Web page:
So I found myself in the center of the city, nine km from my destination. Figuring I had no choice, I checked on train times, but they only ran every half hour. I decided to try to hitch, though pretty certain from past experiences that no one stops in the middle of a city. I'd walk in the direction of the next station and if I couldn't get a ride, I'd take the train. Unbelievably a car pulled out of traffic and stopped immediately. He wasn't going my way, but I became inspired. A minute later, a woman stopped. She turned off the main road so as to avoid the traffic. She also wanted to drop off some cakes at home. (When buying cakes in Japan, they always ask if you'll eat them within a half hour.) This complete stranger left me alone in her car for a few minutes, engine running, then came back to weave through the backstreets toward Kimiidera.

There was a lot more activity here, and despite being on the outskirts of the city, it had all the feel of a temple village, with hotels and restaurants lining a single wide street. It looked more like China than Japan. I climbed yet another flight of stairs, though not nearly as high as the mountainous Makinoodera. This had probably been a beautiful place prior to the arrival of concrete. At the main hall was another group of pilgrims, though this time dressed in identical white and chanting sutras. This is how it should be done. Approaching a monk with my nōkyō, my face fell when I saw that he had a stack of around 50 in front of him, all belonging to the sutra-chanters. Luckily, he quickly dashed off mine. I wandered up to a small hall higher on the hill. Over the entrance was a carved wooden pigeon, and just below it, the floor was littered with bits of broken seeds and scat. Strangley, I saw no real birds. I moved across the grounds toward a massive concrete tower. Inside was a three story high Kannon statue, all done up in fake-looking gaudy gold. I could see no real purpose for this, other than as a way to use untaxed revenue. The real value was in the view from the top deck. It would've been a fantastic view were it not for the line of high buildings in the foreground. So I raised my eyes to take in the fields stretching away toward the sea, and the jagged line of mountains beyond. The color of the sky and of the bleached out buildings gave everything a real sea-side feel. I made my way down the steps again, thinking that the next time a person asks me why I'm doing this pilgrimage, I'll answer that it's because I love stairs.

I thought about hitching toward the next temple, but it was well out in the countryside and I had no idea which road or direction to take. I hoped to get picked up by someone else doing this pilgrimage, as it came next in the traditional order. It took some effort but I caught a ride. Ironically, this driver, and the cake woman earlier, were both the wives of priests. This ride too stopped along the way, to pick up her son at cram school. Beside me in the backseat was a friendly young woman who'd just started dental school. (In more irony, the very next ride I'd hitch, albeit a week later, would himself be a dentist.) Like the two earlier rides, they asked me if I had food. Very kind, the people around here. They were bound for Wakayama Station, so I went along, compromising on my rule by taking a slow train out toward Kokawadera.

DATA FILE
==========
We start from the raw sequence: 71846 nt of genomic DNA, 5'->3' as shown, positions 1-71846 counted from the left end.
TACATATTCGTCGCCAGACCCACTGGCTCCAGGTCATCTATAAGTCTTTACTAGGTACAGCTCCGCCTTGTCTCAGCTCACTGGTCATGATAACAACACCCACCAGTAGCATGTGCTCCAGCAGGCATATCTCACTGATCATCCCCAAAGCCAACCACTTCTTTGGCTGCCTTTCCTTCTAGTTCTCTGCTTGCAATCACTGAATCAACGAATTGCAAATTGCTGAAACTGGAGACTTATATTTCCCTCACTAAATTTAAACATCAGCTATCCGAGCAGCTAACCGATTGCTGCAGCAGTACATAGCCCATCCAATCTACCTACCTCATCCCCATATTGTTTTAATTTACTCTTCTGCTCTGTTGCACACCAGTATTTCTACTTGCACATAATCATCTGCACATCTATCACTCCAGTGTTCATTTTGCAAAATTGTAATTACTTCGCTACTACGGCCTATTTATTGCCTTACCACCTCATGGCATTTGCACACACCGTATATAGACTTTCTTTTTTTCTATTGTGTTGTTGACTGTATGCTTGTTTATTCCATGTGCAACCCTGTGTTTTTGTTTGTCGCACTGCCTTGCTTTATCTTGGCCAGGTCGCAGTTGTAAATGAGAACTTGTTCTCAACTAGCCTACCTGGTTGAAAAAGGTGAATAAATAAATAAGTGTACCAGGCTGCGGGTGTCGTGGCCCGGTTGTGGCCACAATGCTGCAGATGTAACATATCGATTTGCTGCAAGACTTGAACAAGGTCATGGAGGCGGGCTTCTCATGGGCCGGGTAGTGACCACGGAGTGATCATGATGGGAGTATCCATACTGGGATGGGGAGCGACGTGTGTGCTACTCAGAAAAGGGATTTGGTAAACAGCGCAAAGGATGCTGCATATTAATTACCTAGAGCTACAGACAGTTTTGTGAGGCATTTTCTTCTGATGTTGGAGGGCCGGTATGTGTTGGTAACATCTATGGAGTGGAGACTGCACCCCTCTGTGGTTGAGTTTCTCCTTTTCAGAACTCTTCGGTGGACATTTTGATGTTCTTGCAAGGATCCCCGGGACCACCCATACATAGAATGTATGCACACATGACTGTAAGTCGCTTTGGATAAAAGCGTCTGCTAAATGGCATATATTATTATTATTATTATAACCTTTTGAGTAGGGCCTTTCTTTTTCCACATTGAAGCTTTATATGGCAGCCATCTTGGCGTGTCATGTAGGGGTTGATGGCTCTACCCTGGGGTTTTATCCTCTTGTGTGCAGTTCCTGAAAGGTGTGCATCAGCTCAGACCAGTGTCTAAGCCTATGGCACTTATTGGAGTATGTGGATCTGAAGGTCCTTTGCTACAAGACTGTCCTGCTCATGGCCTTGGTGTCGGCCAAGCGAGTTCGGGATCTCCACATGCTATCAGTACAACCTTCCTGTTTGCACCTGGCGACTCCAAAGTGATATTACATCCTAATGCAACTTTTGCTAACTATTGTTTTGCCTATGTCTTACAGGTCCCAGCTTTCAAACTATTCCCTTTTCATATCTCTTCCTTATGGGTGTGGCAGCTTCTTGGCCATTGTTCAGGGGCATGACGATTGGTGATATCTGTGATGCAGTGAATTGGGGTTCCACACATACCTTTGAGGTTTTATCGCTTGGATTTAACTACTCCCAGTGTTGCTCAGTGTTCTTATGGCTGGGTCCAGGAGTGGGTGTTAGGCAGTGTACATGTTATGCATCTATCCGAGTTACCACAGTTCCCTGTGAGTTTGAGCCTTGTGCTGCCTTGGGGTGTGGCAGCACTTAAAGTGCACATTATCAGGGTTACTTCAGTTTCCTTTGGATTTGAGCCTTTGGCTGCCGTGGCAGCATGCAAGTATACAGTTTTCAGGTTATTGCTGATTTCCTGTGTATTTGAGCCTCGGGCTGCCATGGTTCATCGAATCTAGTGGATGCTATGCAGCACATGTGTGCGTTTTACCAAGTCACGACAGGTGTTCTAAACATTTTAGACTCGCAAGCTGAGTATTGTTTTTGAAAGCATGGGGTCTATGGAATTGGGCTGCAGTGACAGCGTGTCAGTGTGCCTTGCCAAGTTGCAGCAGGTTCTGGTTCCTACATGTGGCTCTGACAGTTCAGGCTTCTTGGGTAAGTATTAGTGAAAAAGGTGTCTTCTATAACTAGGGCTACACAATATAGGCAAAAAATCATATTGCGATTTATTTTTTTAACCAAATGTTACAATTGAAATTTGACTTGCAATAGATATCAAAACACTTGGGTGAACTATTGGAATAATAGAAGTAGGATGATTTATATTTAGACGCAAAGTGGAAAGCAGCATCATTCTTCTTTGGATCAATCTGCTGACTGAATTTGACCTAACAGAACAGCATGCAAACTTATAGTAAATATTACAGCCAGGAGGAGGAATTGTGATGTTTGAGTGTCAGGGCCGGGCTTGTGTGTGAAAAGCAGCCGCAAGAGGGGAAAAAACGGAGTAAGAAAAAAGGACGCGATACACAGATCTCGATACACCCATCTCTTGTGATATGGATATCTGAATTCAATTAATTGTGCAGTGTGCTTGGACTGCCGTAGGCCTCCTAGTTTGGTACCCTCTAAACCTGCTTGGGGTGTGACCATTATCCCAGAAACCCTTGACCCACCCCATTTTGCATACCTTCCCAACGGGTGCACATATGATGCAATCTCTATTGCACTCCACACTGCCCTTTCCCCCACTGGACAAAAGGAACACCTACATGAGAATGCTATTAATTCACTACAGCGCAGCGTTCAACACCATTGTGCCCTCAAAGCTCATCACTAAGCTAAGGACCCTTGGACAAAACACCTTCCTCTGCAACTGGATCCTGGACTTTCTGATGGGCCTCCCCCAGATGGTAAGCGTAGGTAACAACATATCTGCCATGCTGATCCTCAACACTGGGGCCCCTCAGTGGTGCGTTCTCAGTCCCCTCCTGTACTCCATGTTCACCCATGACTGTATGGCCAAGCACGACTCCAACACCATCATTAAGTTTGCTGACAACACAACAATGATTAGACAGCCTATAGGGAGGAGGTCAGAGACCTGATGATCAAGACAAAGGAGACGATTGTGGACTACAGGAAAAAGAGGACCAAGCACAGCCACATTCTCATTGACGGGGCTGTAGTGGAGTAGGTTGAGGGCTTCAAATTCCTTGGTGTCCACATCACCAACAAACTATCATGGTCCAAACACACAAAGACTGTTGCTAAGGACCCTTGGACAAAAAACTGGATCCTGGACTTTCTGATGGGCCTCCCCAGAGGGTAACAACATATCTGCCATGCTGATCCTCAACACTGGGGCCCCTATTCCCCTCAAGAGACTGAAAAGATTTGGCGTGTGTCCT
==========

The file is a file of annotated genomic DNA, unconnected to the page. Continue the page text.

At the top of town, two huge trees marked the main gate. Beyond them, subtemples spread out along a creek, with a few Buddhas and graves along the path. It was wide and open here, like an old West town, all dust and sun. There was a merciful lack of steps. One small hall looked abandoned, the earthen wall challenging the roof tiles in a race toward complete decay. In the main courtyard was an unusual dry rock garden, climbing up a small rise toward the Hondo. In true Western movie fashion, the wind picked up some, causing a rack of wooden ema to clack together beside the main altar. The floor before the principle carved Buddha was worn away and warping due to centuries of praying pilgrims. To the side was a trail leading up to an ascetic's hut. On my way up, a large bee circled me three times, then flew off. The hut is closed but for a small slit in which to slide food and offerings. Beyond it, a path leads away through the forest, the floor worn smooth but veined with tree roots. I followed a different trail to a small subtemple hidden above the Hondo's right shoulder. It looked abandoned, but surprisingly, I was allowed to enter and was given a brief tour by a very old woman. I sat for a while overlooking the garden, and at the borrowed scenery that the woman had told me was slowly disappearing behind high bamboo growing in the valley below. What had once been pines had now been replaced by a grove of fruit trees. In a decade, the peaks of the Izumi Range themselves will no longer be seen. I walked back into the temple and headed toward a couple of attached halls. One contained a beautiful ancient Kannon, and it was difficult to turn away from a face radiating such peace. Above, a tapestry of a once-colorful lotus was peeling off the ceiling. I continued walking along the old crumbling decrepit hallways, the wood complaining under my feet. I've never seen a temple in such an obvious state of disarray. But it was gorgeous, the textbook definition of mono-no-aware.